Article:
It’s important to make sure the D-Loop does not move, or pinch together. If it does move, it can affect accuracy, or create “nock pinch” at the arrow of the nock. Nock Pinch occurs when the D-Loop knots are too close together, thus “pinching” the nock of the arrow, and lifting it off the rest when drawing the bow.

Center Serving

Anatomy Of A Compound Bow
The center serving helps prevent regular wear-and-tear from the arrow nock, and release aid.

The “Center Serving” is made of serving material, which is a little stronger and tougher than regular bowstring material. The purpose of the center string is to prevent the wear and tear from regular use to affect the bowstring. It not only protects the string in the main usage point, but it also provides a better fit for arrow nocks.

Cable Guard

Anatomy Of A Compound Bow
Advanced cable guard systems use a series of rollers to help reduce friction and result in a smoother drawing bow.

In order to keep the cables out of the path of the arrow, and the archer’s arm, a cable guard, or roller guard, is used.  This guard pulls the cables off to the side in order to provide clearance for the arrow. 

Most cable guards are either made from machined aluminum or a carbon fiber rod, and may use either a Teflon sleeve or metal rollers, to allow the cables to move when the bow is drawn and fired.

Bow Limbs

Anatomy Of A Compound Bow
Compound bows are offered with either solid 1piece limbs or what is known as "split limbs" which are simply two thin limbs that connect the bow riser to the axle which holds the cam.

A bow’s limbs are connected to the riser and to the bow’s cam system.  The limbs flex when the bow is drawn in order to help store energy which is then passed to the arrow upon release.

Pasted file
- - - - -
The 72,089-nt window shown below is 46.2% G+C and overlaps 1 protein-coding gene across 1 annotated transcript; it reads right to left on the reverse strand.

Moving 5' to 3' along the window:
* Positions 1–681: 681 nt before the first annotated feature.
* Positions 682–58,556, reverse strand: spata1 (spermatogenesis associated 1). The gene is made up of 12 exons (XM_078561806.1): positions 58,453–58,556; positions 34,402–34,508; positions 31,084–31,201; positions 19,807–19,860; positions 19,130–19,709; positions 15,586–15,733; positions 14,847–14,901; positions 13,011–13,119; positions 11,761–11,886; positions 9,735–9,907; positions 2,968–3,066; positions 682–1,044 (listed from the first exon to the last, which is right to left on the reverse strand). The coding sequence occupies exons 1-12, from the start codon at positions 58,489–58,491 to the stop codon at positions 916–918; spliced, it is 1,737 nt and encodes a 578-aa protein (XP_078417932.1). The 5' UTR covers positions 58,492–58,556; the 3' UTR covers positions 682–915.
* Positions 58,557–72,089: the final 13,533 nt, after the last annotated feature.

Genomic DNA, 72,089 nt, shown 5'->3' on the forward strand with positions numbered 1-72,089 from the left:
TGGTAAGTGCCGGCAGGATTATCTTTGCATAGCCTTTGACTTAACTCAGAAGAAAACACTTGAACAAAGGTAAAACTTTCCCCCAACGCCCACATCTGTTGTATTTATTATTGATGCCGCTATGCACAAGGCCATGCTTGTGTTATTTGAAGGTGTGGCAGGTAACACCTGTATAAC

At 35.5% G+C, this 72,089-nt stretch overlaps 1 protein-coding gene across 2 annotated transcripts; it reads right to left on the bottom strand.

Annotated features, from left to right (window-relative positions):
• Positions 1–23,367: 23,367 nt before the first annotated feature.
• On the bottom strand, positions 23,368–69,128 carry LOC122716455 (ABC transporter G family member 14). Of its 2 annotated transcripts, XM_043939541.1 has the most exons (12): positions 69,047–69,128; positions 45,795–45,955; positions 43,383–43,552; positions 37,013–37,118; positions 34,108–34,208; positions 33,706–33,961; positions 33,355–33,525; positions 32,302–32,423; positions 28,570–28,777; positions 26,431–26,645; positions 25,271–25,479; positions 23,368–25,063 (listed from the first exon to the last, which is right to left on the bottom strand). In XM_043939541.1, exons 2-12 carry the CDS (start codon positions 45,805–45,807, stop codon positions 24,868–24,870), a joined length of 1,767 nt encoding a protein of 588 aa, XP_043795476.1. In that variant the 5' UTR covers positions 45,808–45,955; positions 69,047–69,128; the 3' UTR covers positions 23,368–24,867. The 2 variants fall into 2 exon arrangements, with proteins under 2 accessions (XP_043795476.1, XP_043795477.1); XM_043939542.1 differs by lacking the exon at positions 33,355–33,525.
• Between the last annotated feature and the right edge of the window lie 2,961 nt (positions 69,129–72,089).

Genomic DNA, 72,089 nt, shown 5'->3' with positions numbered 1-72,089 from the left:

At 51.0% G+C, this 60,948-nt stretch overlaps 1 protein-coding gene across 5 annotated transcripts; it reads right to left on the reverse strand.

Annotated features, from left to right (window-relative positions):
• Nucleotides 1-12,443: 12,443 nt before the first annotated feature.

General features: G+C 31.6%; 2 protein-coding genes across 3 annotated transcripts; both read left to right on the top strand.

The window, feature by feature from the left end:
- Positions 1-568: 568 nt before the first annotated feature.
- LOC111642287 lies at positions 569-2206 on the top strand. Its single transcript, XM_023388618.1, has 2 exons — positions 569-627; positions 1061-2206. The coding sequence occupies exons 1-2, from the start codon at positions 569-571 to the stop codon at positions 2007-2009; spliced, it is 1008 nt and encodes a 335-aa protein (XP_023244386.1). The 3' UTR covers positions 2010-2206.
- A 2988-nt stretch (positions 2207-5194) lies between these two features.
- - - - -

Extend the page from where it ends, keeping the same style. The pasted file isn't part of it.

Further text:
Most modern bow limbs are constructed of fiberglass or other composite materials with some being one solid piece and others consisting of several layers of various materials laminated together.

Some bow manufacturers use a single, solid limb design while others utilize split limbs.  While solid limbs tend to be more prone to failure (cracking, splintering or breaking) some critics of split limbs say they are prone to warping or wearing differently thus affecting arrow flight and accuracy.

Most of today’s hunting bows feature “parallel” limb designs rather than the traditional d-shaped bows of years gone by.  

The advantage of the parallel limb design is that each limb bends in an opposite direction and helps to offset noise and vibration during and after the shot.

Axle to Axle Length

Axle to Axle Length

While axle-to-axle length isn’t a physical part of a bow, it is something commonly referenced when talking about bows.  Commonly referred to as “ATA” length, this is the distance between the axles that run through the cams and limbs while the bow is at rest.

Most flagship bows these days seem to have about a 30″- 33″ ATA length. Most treestand hunters will prefer this length and possible something a little longer as well. And most ground blind hunters and people that hunt out west where there’s more hiking and climbing, will prefer a more compact bow, usually around 27″ – 30″ axle to axle.

Many target archer’s prefer using a bow with a longer ATA length, anywhere from 38″ – 42″ seems to be the norm. The reason they use a longer bow is because a bow with a longer ATA length will generally be more stable when at full draw. So in return, a smaller bow might be more compact and easier to lug around on a hunt, but you are losing a little bit of stability when choosing a bow that has a smaller ATA.

Limb Pocket & Limb Bolt

Anatomy Of A Compound Bow
The limb pocket is what attaches the bow's limbs to the riser. They may be constructed from aluminum or molded from high strength plastic or other materials.

The primary job of the limb pocket is to hold the bow limb securely in place.  Limb pockets are often made from machined aluminum, although sometimes they are made of durable ABS plastic or other materials. 

The bow limb will rest inside the limb pocket, which is then bolted to the bow riser.

The limb bolt is what connects the limb pocket to the riser.   Most limb bolts use a standard allen key to adjust them. Tightening the limb bolt will increase the draw weight of the bow, while loosening it will lower the draw weight. 

When adjusting limb bolts it is important to adjust them both the same amount.  Failure to do so can cause your bow to go out of tune.

Riser

Anatomy Of A Compound Bow
Most modern compound bow risers are made from aluminum, although some are now made of light weight carbon fiber.

The bow’s riser is the “middle” portion of the bow which contains the grip and is attached to the bow’s limbs.  Most compound bow risers are made from aluminum and are either forged or machined.